Ohio murderer Raymond Tibbetts will get a second chance to avoid execution because one of the jurors from his trial is having second thoughts about his death sentence. Tibbetts, who was scheduled to die Tuesday by lethal injection, got a reprieve from Ohio Gov. John Kasich. The state parole board will consider a juror’s concern that the jury did not get to hear evidence about Tibbetts’ life and history.
Ohio murderer Raymond Tibbetts will get a second chance to avoid execution because one of the jurors from his trial is having second thoughts about his death sentence, reports the Cincinnati Enquirer. Tibbetts, who was scheduled to die Tuesday by lethal injection, got a reprieve Thursday from Ohio Gov. John Kasich. Kasich said he wanted to give Tibbetts another hearing before the Ohio Parole Board to consider whether the juror’s concerns justify sparing his life. Kasich moved Tibbetts’ execution date to Oct. 17 to give the board more time. The juror, Ross Geiger, said jurors did not get to hear evidence about Tibbetts’ life and history that could have changed their decision to recommend the death penalty. At his clemency hearing last year, Tibbetts’ lawyers argued that he suffered abuse, neglect and abandonment as a child.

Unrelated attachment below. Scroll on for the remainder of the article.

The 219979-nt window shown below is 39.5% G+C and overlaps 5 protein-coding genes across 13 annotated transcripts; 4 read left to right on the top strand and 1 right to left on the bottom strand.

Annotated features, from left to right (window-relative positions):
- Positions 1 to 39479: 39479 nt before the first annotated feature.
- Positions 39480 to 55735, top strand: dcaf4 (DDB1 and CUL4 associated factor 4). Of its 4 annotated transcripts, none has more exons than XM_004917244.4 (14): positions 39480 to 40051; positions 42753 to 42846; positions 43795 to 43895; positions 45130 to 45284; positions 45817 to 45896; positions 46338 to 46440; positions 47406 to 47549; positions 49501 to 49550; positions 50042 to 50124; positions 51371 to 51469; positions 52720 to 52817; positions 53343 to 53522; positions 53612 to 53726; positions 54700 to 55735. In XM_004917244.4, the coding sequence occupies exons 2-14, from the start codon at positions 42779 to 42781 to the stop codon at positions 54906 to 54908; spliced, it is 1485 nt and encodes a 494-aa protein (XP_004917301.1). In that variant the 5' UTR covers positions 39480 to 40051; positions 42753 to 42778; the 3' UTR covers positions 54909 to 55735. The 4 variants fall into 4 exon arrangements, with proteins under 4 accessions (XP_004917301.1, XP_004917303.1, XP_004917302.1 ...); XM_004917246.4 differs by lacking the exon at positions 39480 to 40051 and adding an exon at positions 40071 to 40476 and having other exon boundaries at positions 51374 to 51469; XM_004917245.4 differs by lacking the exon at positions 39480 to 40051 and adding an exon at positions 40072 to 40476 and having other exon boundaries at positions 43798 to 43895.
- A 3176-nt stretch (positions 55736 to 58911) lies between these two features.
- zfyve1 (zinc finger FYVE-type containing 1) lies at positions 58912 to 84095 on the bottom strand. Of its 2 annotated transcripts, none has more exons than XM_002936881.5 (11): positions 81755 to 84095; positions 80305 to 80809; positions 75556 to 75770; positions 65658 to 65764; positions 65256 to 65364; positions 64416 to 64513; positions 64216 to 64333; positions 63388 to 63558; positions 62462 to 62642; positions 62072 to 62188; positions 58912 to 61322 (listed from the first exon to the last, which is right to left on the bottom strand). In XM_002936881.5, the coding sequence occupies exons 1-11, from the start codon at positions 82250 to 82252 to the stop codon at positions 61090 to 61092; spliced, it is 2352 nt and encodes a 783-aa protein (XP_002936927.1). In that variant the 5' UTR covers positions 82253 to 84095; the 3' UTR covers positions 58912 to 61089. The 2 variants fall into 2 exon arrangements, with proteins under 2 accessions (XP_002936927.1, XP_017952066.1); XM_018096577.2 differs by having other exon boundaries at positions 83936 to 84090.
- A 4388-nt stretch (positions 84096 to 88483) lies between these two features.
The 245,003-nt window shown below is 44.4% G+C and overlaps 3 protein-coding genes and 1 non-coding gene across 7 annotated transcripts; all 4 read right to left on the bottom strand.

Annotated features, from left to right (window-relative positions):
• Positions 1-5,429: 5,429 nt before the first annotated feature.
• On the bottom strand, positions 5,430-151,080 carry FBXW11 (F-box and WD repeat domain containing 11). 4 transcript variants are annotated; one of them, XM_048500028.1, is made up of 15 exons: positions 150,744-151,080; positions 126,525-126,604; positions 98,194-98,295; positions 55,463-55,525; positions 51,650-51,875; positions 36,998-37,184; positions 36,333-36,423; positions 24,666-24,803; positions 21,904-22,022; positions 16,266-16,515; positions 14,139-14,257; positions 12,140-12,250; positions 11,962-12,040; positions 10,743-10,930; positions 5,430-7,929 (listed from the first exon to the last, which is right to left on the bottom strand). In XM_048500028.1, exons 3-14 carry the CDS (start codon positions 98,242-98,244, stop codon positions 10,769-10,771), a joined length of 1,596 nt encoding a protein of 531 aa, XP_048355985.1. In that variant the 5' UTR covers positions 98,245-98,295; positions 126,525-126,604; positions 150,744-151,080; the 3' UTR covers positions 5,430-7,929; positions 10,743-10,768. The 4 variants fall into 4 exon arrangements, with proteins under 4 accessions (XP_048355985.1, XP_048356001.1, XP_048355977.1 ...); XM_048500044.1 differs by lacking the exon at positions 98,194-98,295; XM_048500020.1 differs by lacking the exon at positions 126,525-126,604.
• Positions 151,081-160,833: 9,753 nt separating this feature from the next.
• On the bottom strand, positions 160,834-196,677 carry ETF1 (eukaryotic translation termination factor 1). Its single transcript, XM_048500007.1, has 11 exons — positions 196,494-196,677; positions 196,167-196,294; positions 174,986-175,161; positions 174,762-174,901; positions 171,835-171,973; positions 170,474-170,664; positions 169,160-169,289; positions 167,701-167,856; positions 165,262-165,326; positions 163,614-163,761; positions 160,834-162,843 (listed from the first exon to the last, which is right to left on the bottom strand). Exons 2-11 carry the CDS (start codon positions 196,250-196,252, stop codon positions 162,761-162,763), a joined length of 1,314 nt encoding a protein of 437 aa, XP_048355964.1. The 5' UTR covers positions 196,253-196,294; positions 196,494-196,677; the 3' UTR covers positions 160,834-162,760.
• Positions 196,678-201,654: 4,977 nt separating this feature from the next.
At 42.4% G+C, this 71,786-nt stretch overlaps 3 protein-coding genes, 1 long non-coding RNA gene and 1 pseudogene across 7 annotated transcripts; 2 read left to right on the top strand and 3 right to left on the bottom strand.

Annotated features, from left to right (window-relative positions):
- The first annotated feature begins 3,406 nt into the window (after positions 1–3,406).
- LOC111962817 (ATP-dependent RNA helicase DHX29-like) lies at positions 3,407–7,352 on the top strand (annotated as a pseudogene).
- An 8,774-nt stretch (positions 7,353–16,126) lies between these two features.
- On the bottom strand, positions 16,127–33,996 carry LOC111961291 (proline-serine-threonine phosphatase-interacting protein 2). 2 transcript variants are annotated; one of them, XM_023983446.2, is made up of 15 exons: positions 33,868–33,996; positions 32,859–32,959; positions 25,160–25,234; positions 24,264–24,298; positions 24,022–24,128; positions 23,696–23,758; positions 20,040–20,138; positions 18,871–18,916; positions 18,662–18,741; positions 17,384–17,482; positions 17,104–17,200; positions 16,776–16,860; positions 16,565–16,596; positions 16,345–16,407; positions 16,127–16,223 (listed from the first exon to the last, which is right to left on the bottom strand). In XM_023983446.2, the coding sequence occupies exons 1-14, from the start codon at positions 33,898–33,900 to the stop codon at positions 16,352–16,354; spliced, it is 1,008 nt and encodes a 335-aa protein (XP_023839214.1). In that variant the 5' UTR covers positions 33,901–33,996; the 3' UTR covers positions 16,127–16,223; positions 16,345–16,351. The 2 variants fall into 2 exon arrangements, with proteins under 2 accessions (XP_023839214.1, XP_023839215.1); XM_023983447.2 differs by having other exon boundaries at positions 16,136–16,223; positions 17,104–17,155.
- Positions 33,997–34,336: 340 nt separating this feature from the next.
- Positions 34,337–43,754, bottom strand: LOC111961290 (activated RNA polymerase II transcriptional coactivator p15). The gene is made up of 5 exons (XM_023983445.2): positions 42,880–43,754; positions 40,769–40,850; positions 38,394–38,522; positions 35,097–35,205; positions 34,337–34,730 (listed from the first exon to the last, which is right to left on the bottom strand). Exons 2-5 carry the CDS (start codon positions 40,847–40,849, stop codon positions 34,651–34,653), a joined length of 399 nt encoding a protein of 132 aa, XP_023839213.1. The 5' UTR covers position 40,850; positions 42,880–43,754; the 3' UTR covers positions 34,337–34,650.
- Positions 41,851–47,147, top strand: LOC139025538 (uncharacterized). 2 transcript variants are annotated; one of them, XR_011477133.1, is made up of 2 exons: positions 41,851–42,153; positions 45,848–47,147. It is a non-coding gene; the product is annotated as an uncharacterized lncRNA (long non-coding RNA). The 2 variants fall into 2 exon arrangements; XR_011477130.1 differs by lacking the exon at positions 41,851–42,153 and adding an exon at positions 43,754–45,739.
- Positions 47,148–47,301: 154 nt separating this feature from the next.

“I had faith in the system in which I made my vote for death, but Ohio’s criminal justice system failed me and Mr. Tibbetts,” Geiger wrote in a column published this week in the Cleveland Plain Dealer. “I urge Gov. Kasich to show mercy by exercising his power of clemency to commute Mr. Tibbetts’ sentence of death.” Hamilton County Prosecutor Joe Deters, whose office sought a death sentence for Tibbetts, said he understands the governor’s decision to delay, but he believes the original sentence should stand. “It’s pretty serious business when you’re going to execute someone,” Deters said. “It’s frustrating for a lot of people, but the reality is this: If the governor has questions, it’s his job to stop it. Tibbetts was convicted of killing his wife and landlord in 1997.